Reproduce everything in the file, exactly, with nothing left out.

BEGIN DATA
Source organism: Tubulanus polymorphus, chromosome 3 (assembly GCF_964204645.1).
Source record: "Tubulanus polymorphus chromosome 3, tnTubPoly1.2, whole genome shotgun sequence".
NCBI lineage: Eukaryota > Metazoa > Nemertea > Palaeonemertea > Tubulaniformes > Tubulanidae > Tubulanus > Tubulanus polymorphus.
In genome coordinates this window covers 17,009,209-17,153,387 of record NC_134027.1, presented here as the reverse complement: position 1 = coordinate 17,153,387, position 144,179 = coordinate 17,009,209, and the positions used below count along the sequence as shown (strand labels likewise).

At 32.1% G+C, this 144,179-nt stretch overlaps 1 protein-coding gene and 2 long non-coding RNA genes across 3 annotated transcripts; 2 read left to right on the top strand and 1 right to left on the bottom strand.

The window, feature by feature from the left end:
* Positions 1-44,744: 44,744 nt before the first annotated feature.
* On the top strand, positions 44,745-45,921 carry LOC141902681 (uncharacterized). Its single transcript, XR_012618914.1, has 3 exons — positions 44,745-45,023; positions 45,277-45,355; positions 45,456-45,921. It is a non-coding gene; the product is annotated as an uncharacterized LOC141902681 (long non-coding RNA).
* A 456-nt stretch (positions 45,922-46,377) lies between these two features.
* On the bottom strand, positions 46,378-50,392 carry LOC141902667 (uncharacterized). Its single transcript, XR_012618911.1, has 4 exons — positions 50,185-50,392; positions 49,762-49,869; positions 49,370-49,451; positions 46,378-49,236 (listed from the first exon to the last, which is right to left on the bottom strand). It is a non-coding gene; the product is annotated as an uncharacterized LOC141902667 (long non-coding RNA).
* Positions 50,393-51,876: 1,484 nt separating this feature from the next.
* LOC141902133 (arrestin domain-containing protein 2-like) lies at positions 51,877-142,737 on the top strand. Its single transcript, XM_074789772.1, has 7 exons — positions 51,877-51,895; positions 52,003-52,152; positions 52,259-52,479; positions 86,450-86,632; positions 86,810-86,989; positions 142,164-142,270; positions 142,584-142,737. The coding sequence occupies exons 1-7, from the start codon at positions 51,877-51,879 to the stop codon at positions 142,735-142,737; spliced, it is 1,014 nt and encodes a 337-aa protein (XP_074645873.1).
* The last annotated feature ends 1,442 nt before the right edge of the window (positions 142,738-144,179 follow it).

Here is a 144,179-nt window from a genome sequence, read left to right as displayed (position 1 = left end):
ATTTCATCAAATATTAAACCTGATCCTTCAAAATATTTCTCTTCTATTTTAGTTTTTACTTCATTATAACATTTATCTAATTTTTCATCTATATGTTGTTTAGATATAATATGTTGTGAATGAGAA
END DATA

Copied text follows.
Source organism: Tubulanus polymorphus, chromosome 3 (assembly GCF_964204645.1).
Source record: "Tubulanus polymorphus chromosome 3, tnTubPoly1.2, whole genome shotgun sequence".
NCBI lineage: Eukaryota > Metazoa > Nemertea > Palaeonemertea > Tubulaniformes > Tubulanidae > Tubulanus > Tubulanus polymorphus.
In genome coordinates this window covers 17,009,209-17,153,387 of record NC_134027.1, presented here as the reverse complement: position 1 = coordinate 17,153,387, position 144,179 = coordinate 17,009,209, and the positions used below count along the sequence as shown (strand labels likewise).

At 32.1% G+C, this 144,179-nt stretch overlaps 1 protein-coding gene and 2 long non-coding RNA genes across 3 annotated transcripts; 2 read left to right on the top strand and 1 right to left on the bottom strand.

The window, feature by feature from the left end:
* Positions 1-44,744: 44,744 nt before the first annotated feature.
* On the top strand, positions 44,745-45,921 carry LOC141902681 (uncharacterized). Its single transcript, XR_012618914.1, has 3 exons — positions 44,745-45,023; positions 45,277-45,355; positions 45,456-45,921. It is a non-coding gene; the product is annotated as an uncharacterized LOC141902681 (long non-coding RNA).
* A 456-nt stretch (positions 45,922-46,377) lies between these two features.
* On the bottom strand, positions 46,378-50,392 carry LOC141902667 (uncharacterized). Its single transcript, XR_012618911.1, has 4 exons — positions 50,185-50,392; positions 49,762-49,869; positions 49,370-49,451; positions 46,378-49,236 (listed from the first exon to the last, which is right to left on the bottom strand). It is a non-coding gene; the product is annotated as an uncharacterized LOC141902667 (long non-coding RNA).
* Positions 50,393-51,876: 1,484 nt separating this feature from the next.
* LOC141902133 (arrestin domain-containing protein 2-like) lies at positions 51,877-142,737 on the top strand. Its single transcript, XM_074789772.1, has 7 exons — positions 51,877-51,895; positions 52,003-52,152; positions 52,259-52,479; positions 86,450-86,632; positions 86,810-86,989; positions 142,164-142,270; positions 142,584-142,737. The coding sequence occupies exons 1-7, from the start codon at positions 51,877-51,879 to the stop codon at positions 142,735-142,737; spliced, it is 1,014 nt and encodes a 337-aa protein (XP_074645873.1).
* The last annotated feature ends 1,442 nt before the right edge of the window (positions 142,738-144,179 follow it).

Here is a 144,179-nt window from a genome sequence, read left to right as displayed (position 1 = left end):
ATTTCATCAAATATTAAACCTGATCCTTCAAAATATTTCTCTTCTATTTTAGTTTTTACTTCATTATAACATTTATCTAATTTTTCATCTATATGTTGTTTAGATATAATATGTTGTGAATGAGAA